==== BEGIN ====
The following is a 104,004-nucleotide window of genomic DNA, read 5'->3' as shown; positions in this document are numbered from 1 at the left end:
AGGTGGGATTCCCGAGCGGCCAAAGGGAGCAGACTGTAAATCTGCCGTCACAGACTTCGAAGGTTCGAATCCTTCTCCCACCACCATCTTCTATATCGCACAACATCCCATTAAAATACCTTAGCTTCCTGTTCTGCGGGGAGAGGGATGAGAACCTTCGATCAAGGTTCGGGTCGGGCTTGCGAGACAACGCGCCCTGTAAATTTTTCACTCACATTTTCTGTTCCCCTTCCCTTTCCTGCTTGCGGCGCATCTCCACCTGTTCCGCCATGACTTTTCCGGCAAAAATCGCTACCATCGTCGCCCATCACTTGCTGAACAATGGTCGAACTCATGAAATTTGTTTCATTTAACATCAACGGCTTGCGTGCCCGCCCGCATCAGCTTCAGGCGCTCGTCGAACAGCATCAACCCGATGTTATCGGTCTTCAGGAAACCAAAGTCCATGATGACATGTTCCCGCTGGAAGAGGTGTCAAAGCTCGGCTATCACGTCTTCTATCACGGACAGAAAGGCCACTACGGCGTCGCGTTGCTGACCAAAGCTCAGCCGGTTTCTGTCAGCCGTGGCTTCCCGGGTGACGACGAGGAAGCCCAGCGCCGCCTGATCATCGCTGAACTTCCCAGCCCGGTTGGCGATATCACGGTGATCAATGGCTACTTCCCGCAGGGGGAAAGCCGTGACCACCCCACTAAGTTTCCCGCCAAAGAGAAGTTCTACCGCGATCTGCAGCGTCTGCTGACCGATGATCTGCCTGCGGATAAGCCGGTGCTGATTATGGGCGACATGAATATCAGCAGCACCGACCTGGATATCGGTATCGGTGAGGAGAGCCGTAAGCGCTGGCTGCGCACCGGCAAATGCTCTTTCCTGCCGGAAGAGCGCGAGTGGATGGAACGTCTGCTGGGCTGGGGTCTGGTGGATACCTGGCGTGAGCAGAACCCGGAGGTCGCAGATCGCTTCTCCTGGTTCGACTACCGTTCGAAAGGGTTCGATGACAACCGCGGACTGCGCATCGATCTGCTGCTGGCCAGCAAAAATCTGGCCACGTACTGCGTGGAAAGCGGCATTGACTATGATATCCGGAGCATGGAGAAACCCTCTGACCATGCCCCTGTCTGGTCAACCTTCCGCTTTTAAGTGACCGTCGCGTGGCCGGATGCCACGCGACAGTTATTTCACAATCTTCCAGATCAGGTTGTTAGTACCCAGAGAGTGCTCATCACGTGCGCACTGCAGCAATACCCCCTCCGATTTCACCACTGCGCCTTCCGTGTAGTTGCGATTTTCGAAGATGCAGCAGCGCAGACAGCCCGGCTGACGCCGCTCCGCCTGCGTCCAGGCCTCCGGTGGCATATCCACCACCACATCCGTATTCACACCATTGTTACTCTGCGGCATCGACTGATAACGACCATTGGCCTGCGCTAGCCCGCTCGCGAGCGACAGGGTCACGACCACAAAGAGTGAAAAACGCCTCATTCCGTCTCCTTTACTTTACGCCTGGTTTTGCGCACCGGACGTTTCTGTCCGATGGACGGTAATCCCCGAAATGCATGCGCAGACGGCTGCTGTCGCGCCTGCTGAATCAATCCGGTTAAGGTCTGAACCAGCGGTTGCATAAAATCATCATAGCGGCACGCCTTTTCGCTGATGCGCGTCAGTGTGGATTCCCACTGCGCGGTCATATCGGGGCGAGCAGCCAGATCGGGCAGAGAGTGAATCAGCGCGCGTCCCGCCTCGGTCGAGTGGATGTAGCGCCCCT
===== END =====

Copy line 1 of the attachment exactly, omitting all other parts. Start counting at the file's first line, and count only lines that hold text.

The following is a 104,004-nucleotide window of genomic DNA, read 5'->3' as shown; positions in this document are numbered from 1 at the left end: